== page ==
## Wednesday, September 29, 2010

### Antineutrons

Charged particles and their antiparticles, such as the electron and positron, are known to have remarkably similar masses. But what about other neutral particles? According to the Particle Data Group, the neutron and antineutron have different masses. That is, they report the result

$\frac{m_n - \overline{m}_n}{m_n} = 9 \pm 6 \times 10^{-5}$

where the neutron mass is $m_n = 939.565346 \pm 0.000023$ MeV. This amounts to a difference that is many orders of magnitude greater than the neutrino mass scale! Further evidence of CPT violation.

1. Interesting but a 1.5 sigma result is not very convincing. I wonder what it would take to measure the antineutron mass a bit better. The lifetime might be worth looking at too.

2. Well, the $1.5$ sigma is why nobody ever mentions it, I guess. If it wasn't for MINOS, I would not have looked at the result myself!

3. Wow! This is the kind of thing I would expect the experimentalists to be working on right now. And I was wondering about the hadrons, without some sort of difference, it's hard to justify extending Koide's formula to the neutrinos.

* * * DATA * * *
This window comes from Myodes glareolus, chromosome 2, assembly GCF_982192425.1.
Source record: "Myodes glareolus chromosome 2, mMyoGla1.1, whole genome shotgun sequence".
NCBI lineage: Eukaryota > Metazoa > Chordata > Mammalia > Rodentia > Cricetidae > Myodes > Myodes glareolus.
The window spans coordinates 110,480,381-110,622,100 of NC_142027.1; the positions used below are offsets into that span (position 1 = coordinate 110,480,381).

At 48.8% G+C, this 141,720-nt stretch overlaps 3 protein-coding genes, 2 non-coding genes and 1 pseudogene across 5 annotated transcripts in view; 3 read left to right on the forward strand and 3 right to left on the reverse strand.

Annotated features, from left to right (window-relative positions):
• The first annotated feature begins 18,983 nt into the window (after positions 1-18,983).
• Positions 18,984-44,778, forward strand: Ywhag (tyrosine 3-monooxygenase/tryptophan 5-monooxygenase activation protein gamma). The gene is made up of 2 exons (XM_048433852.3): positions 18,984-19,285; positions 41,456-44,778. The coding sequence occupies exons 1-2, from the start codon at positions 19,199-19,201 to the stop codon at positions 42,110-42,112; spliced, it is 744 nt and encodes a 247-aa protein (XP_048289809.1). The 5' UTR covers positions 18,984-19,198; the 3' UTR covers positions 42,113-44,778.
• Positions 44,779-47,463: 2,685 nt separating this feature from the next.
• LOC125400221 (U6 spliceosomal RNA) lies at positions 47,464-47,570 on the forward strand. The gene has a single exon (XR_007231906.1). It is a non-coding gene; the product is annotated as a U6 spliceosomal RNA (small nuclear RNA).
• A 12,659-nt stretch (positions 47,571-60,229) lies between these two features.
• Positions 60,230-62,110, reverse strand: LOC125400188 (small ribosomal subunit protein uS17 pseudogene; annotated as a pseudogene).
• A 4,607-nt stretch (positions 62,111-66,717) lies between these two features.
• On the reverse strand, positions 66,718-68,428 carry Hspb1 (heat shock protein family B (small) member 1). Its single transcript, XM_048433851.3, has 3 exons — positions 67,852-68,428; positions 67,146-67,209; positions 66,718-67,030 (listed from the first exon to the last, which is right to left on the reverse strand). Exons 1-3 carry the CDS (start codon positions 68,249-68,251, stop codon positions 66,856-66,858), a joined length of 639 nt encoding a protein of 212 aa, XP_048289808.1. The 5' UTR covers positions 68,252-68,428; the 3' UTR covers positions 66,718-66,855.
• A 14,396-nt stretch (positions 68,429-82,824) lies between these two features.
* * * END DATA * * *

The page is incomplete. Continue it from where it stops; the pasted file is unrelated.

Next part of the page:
4. Yeah, pretty cool, isn't it? And the more data I look at, the more anomalies keep popping up ... on a roll here!

5. The mass difference is stated to be mn − mp = 1.2933317 ± 0.0000005 MeV. The formal accuracy is surprising. This is one roughly one fifth of u quark mass which is recently believe to be around 5 MeV. I could not find any reference to article where the result would be reported to see how the claimed difference is measured.

6. The only url I managed to find to the mass measurement of antineutron mass was this
Physics Letters B Volume 177, Issue 2, 11 September 1986, Pages 206-210.
It was measured in bubble chamber.

By putting this to the Google you get to the page which has much longer address.

7. Sorry, I had talked nonsense above. For some reason -probably related to the fact that I am approaching my sixties- I talked about proton neutron mass difference. The claim for the fractional mass difference is .9-1.5 *10^(-4) and gives .084 MeV. In any case this mass difference looks nonsensical.